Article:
Of the seven legislative recommendations, I think the following four are the most interesting and potentially most significant:
Require patentees and applicants to disclose the “Real Party-in-Interest,” by requiring that any party sending demand letters, filing an infringement suit or seeking Patent and Trademark Office (PTO) review of a patent to file updated ownership information, and enabling the PTO or district courts to impose sanctions for non-compliance.
Permit more discretion in awarding fees to prevailing parties in patent cases, providing district courts with more discretion to award attorney’s fees under 35 USC Sec. 285 as a sanction for abusive court filings (similar to the legal standard that applies in copyright infringement cases).
Protect off-the-shelf use by consumers and businesses by providing them with better legal protection against liability for a product being used off-the-shelf and solely for its intended use. Also, stay judicial proceedings against such consumers when an infringement suit has also been brought against a vendor, retailer, or manufacturer.
Change the International Trade Commission (ITC) standard for obtaining an injunction to better align it with the traditional four-factor test in eBay Inc. v. MercExchange, to enhance consistency in the standards applied at the ITC and district courts.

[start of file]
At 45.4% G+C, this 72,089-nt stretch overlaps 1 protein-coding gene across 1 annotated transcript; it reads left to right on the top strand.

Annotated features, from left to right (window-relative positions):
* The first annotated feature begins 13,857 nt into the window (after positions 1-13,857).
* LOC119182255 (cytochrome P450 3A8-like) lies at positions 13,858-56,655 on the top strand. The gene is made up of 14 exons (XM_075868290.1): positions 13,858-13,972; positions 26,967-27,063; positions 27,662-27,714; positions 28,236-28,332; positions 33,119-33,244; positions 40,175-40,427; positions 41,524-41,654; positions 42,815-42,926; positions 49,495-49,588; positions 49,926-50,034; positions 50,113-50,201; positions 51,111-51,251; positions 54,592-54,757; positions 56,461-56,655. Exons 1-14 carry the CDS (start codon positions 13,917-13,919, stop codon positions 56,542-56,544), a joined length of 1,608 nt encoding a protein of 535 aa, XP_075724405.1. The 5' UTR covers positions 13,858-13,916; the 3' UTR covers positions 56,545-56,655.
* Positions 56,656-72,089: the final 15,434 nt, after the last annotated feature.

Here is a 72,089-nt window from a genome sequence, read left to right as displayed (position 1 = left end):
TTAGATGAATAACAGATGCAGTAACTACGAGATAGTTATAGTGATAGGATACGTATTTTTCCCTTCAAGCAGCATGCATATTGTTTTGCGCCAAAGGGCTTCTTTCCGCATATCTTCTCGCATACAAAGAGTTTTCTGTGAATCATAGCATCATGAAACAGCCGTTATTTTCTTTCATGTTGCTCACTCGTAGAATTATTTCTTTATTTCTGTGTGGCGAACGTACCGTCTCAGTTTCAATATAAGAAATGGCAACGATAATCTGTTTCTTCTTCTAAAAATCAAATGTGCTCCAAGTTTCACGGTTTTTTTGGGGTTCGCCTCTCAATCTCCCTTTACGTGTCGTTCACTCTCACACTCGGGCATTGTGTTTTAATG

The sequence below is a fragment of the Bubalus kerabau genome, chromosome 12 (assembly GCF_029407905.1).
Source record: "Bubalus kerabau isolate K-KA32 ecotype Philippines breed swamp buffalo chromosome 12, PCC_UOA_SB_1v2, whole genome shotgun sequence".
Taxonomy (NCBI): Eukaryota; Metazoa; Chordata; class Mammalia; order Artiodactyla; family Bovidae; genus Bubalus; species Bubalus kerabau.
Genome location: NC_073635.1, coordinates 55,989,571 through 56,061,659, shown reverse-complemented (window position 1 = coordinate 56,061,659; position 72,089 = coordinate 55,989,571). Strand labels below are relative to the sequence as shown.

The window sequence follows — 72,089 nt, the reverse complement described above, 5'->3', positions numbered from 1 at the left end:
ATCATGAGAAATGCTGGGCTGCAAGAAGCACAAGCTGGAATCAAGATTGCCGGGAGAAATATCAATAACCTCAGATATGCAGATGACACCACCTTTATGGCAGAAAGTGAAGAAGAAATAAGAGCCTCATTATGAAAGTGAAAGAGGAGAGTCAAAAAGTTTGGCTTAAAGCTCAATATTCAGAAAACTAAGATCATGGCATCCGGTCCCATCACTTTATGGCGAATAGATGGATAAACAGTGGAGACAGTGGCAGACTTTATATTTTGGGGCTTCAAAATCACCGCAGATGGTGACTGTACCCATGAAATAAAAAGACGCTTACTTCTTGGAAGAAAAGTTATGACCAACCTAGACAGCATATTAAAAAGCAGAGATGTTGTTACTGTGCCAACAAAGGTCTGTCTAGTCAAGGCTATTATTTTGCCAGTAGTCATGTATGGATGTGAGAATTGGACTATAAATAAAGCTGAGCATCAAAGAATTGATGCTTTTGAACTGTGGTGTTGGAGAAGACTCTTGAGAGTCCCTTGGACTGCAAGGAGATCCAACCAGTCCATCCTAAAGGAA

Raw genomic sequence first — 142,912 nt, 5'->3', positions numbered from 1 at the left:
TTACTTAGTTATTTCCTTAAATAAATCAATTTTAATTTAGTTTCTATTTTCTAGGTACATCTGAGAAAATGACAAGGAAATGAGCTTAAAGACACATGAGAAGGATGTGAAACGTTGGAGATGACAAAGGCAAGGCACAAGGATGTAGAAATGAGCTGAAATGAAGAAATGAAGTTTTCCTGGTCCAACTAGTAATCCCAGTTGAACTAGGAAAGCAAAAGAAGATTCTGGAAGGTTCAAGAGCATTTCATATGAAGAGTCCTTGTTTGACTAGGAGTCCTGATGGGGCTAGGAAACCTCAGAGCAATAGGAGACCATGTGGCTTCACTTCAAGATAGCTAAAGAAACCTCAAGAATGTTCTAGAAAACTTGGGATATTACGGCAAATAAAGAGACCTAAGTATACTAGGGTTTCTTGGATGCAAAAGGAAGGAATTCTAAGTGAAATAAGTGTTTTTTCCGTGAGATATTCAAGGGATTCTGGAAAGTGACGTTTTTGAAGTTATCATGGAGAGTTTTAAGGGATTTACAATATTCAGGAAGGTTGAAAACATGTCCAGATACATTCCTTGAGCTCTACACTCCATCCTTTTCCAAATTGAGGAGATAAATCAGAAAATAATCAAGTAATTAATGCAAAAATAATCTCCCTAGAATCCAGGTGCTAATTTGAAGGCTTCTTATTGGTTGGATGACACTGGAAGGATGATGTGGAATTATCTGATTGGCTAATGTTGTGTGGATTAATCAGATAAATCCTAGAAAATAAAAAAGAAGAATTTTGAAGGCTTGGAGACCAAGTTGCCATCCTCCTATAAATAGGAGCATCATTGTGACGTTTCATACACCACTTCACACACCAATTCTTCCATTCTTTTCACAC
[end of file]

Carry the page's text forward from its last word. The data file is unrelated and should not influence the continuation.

The executive actions are more limited, including new and expanded PTO education and outreach materials. But of some note is a new PTO rulemaking process to require patent applicants and owners to regularly update ownership information when they are involved in proceedings before the PTO, specifically designating the “ultimate parent entity” in control of the patent or application. And the PTO will provide new targeted training to its examiners on scrutiny of functional claims and will, over the next six months, develop strategies to improve claim clarity, such as by use of glossaries in patent specifications to assist examiners in the software field. Also of note is an interagency review of existing Customs and Border Protection (CBP) and ITC procedures used to evaluate the scope of exclusion orders.